Council passes budget amidst controversy

During the June 30, 2023 City Council meeting, Darlington City Manager John Payne reads the text of City Code 2-120, which states that the proposed budget simply must be available, on file with the City Clerk, if requested by members of the public. PHOTO BY STEPHAN DREW

By Stephan Drew, Editor

The Darlington City Council convened a Special Meeting on Friday, June 30, 2023, to pass the budget for the upcoming fiscal year, amounting to a substantial $8,511,157.43. The gathering turned somewhat tense as concerns were raised by attendees, who demanded copies of the budget. Copies were immediately printed and distributed among the crowd. Additionally, the meeting saw discussions surrounding amendments to the budget, concerns over an existing gym/health plan, and calls for long-term planning regarding the city’s development.

The meeting started with some tension as Jannie Lathan, along with several others in attendance, voiced their dissatisfaction with the lack of budget transparency. They criticized the fact that the budget had not been posted online or made readily available to the public without specific requests. Referring to the City of Darlington’s Code of Ordinances, which states that the budget should be accessible for public inspection at least one week before final adoption, Lathan and others argued that the city had failed to fulfill its obligations. 

The City of Darlington Codes and Ordinances Section 2-120 states: “(a) An ordinance to levy a tax, adopt a budget, appropriate funds, or grant a franchise, license or right to use or occupy a public street or public property for commercial purposes shall be complete in the form in which it is finally passed, and in that form remain on file with the clerk-treasurer for public inspection at least one week before final adoption.” City Manager John Payne responded by emphasizing that the ordinance did not explicitly require the budget to be published in print or online for public viewing. Instead, it only requires the budget to be available for review at the Clerk’s office upon request. 

In the budget, City employees will receive a raise to make their salaries closer meet the level of others in the state. The budget also includes a 6% increase in the stormwater fee and a 6% increase in sanitation fees. 

During the budget discussions, a few changes were proposed and implemented. Notably, the allocation for the Darlington Memorial Cemetery was increased from $200 to $800, with an additional $600 increase specifically designated for the cemetery. The Beautification budget also saw an increase, with funds rising from $7,000 to $10,000. To accommodate these changes, the increased amounts were drawn from the Reserve Fund.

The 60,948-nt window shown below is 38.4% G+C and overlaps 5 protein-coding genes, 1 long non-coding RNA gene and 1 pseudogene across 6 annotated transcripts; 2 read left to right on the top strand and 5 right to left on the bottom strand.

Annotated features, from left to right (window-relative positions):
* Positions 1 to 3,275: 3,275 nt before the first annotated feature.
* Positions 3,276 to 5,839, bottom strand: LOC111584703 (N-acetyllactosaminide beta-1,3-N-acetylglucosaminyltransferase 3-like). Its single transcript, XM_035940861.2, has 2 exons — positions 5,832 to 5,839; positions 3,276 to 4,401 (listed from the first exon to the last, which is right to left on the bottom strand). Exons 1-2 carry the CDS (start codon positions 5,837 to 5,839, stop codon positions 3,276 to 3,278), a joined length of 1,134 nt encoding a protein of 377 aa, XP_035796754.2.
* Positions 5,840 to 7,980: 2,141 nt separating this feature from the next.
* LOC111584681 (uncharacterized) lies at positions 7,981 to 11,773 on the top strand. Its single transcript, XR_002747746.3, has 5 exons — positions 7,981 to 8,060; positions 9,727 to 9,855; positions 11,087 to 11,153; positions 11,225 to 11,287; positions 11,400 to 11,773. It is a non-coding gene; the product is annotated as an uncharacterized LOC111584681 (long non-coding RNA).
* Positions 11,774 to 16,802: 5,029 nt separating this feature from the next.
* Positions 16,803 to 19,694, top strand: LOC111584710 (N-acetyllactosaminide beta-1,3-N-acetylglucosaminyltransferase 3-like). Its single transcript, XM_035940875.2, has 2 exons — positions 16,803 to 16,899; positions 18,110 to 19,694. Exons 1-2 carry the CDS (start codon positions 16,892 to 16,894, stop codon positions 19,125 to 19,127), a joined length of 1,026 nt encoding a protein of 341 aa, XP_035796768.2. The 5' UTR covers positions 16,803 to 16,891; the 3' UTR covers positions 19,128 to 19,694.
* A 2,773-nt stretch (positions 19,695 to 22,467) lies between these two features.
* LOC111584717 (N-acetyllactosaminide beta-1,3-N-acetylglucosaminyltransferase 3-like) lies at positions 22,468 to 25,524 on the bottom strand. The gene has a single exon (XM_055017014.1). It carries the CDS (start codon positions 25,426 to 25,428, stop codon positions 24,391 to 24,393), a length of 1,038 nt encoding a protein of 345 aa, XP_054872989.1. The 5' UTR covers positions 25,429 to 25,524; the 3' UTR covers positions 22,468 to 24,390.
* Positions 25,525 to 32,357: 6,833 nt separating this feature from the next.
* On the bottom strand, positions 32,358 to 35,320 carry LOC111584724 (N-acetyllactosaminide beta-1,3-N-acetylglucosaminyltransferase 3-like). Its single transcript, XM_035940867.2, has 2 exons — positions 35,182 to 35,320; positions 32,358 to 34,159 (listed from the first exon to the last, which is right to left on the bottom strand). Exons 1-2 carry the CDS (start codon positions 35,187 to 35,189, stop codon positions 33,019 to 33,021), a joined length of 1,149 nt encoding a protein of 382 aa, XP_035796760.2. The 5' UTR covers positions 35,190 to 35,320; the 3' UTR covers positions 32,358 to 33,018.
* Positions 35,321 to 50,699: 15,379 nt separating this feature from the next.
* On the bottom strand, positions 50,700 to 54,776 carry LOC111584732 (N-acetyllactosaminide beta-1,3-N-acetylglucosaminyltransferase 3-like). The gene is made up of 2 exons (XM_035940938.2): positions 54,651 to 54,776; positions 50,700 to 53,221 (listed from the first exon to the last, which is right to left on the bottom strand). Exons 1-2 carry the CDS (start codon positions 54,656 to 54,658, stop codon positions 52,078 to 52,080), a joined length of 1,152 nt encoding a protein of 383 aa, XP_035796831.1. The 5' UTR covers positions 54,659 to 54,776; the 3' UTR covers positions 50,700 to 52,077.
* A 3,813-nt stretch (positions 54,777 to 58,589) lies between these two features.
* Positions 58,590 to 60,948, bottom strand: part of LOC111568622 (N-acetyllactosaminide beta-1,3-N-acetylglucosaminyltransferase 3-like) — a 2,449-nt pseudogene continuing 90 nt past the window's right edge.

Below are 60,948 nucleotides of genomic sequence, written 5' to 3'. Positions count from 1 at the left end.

Former mayor Gloria Hines questioned the necessity of approving the gym/health plan at Fitness World for city employees. Hines cited the imminent arrival of Planet Fitness in the fall and suggested postponing the approval until further consideration. Mayor Curtis Boyd, the owner of Fitness World, assured the council that he could personally terminate the contract if so desired.

As a result, the budget was revised to remove the $5,000 earmarked for Fitness World and instead allocate it to the Reserve Fund, with the exception of the $600 increase for the Darlington Memorial Cemetery. The increased allocation for Beautification was also sourced from the Reserve Fund.

Throughout the meeting, citizens and council members voiced their grievances regarding various issues plaguing the city. Concerns were raised about water and sewer problems, as well as the presence of potholes and other road damage. Some complained that the North side of Darlington had seen many repairs while the South side remained in disarray. Councilman Bryant Gardner responded to these complaints by acknowledging that every part of the city faced its own set of challenges, implying that these issues were not unique to any one particular area.

Councilwoman Sheila Baccus took the opportunity to criticize the council’s decision to spend $600,000 on land for an athletic complex that had yet to be constructed. Councilman Gardner swiftly responded, reminding Baccus that she had also voted in favor of the expenditure.

Jannie Lathan inquired whether the city had a 5 or 10-year Capital Improvement Plan, which provides an active blueprint for sustaining and improving a community’s infrastructures City Manager John Payne acknowledged the absence of such a plan at present but assured Lathan that a study should be conducted this year to develop and implement a comprehensive long-term strategy for the city’s improvement and growth.

In other business, Council passed Ordinance 2023-04, which approves the levy of millage for the City of Darlington. The amount will remain the same as last year, at 129.9793 mills. They also passed Ordinance 2023-05, which gives the City Manager the ability to borrow up to $650,000 in the case of an emergency.

Streets and Sanitation Director Alex Gainey came before council to request an additional $17,342.41, to be used for increased repair costs for that department’s vehicles. Delays and increased costs prompted the request.

The Darlington City Council’s meeting to pass the budget for the 2023-2024 fiscal year was marred at times by tension and discontent. Council will next meet on July 11, 2023.

Author: Stephan Drew

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